Monday, August 27, 2012
Ah, Oslo. On the heels of visiting both Berlin and Paris, the city, like all major Scandinavian cities, drips with sophistication and a general feel of progressiveness. And ridiculously high prices, unlike those of anywhere else (really, though, I guess it is to be expected in a country where immigrant teens can start out making $18 at McDonald’s). High-speed rails, shiny airport terminals, clean sidewalks, glimmering building facades, wannabe native English speakers and Facehunter/Satorialist-esque fashionistas everywhere. Its size is refreshingly compact, especially compared to behemoths such as Berlin, London, and Paris, and its cleanliness, and proliferation of English-language information and trendy, Wi-Fi-friendly cafés are much appreciated. As a whole, it feels civilized. Like, you know, a functional city, one where things such as delays and inconveniences largely don’t exist. If there ever was a city that felt decisively first world and modern, this would be it.
Oh, and the coffee. Oslo has one of the most impressive selections of coffee shops, and fine coffee, anywhere in the world. The city is known for its light-roasted coffee, which because it is not roasted for long periods of time, does not mask or otherwise obscure the flavor profiles of coffee beans. Norwegians have the highest levels of coffee consumption anywhere in the world. Coffee is pretty serious here. Even in the most ordinary and mundane shops, rarely will you find a burnt, poorly-roasted batch of coffee wasting away in a thermos. World and Norwegian barista competition champion Tim Wedelboe’s namesake micro roastery, espresso bar, and coffee school is a must-visit for anybody who takes coffee seriously.
Too, Oslo has undertaken a number of commendable initiatives. With major redevelopments taking place all over, from Dresden, to Glasgow, to Liege, to Uppsala, I feel like all European cities are undertaking similarly ambitious projects. The Barcode and Fjord City developments, comprehensive redevelopments that are converting previously underutilized waterfront docks and warehouses into a string of avant garde civic, institutional, and governmental edifices and private residences; the new, $900,000,000 Opera House; and the burying of the waterfront highway. Also: the construction of a new subway ring, and a 200km/hr rail link from the city center to the suburb of Ski, in what will be Norway’s longest train tunnel are all examples of the lavish, highly-useful civic and infrastructure projects currently taking place. It feels like a city that is continuously improving, or at the very least, making wise usage of the country’s seemingly endless oil revenues.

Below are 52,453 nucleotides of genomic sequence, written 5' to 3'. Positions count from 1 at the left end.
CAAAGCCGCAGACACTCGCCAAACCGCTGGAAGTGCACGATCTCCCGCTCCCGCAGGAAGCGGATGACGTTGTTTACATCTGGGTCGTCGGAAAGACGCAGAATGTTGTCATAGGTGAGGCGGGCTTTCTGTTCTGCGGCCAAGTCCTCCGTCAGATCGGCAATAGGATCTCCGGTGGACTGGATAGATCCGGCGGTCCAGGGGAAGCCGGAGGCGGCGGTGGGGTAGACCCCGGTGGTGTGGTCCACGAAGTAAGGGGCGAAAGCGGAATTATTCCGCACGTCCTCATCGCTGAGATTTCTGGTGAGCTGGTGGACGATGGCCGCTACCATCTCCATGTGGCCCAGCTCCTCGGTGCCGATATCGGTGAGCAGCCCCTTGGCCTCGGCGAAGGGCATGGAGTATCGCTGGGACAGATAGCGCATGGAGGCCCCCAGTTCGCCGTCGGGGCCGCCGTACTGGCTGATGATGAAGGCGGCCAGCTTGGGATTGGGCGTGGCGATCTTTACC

Also bearing mention: the prices. Yes, the prices are every bit as expensive as you have heard they are, and are the primary reason for as to why most people cook at home, as opposed to the dining culture found elsewhere, especially in Mediterranean Europe. If a Thai hole-in-the-wall or Mexican taquería in LA, or bistro in France, would be a popular place to meet for dinner with friends, the Norwegian equivalent would be to make nachos or BBQ at home. Here are some of the more memorably shocking prices I have come across: $7.55 for a hot dog, $8.50 for train ticket, $23 for two beers in the gritty, immigrant-filled (i.e, the usual indicators of cheap drink and grub) Grønland nabe, $41 for a t-bone steak at a grocery store, and $15 for the same Subway footlong I used to make and sell for $5 back home. It goes on and on. Visiting here, if you wish to eat, it is pretty much kebabs (which, costing $10-$12, aren’t exactly the bargain – or, really, even as tasty – they are elsewhere), or buying from the grocery store and cooking at home. There is no basis for it, really. Oslo certainly does not merit prices that come in at twice as expensive as those in Manhattan or London. Hell, not a dis, but even nearby Copenhagen and Stockholm, which are bigger, cooler, and have more going on, AND have the same, generous welfare benefits, are much cheaper. Clearly, Norway’s advantage over its Scandinavian neighbors is found in its stunning, natural scenery – not its cities.
On a final note, traveling across Europe has once again reminded me just how ugly my native and beloved Los Angeles is. Not that I need to prove to anybody how much I enjoy and appreciate the city; not in the least. However, cities in Western and Northern Europe just look so much better-kept and looked-after. I guess it isn’t hard to look better than strip malls, fast food outlets, car dealerships, and one-story piles of stuccoed mess. The bar for new design in Oslo, judging from a number of new developments, both public and private, is set quite high. Lots and lots of windows, dark metal facades, brushed metal exteriors, smartly-placed wooden accents, or usually some combination of above. Vacillating facades and staggering windows are also big here. I feel confident in saying that developers know that good, quality design is appreciated here, and, most importantly, that people will pay for such quality. Back home, developers are aware that people primarily seek cheaper prices, which results in generally cheap construction.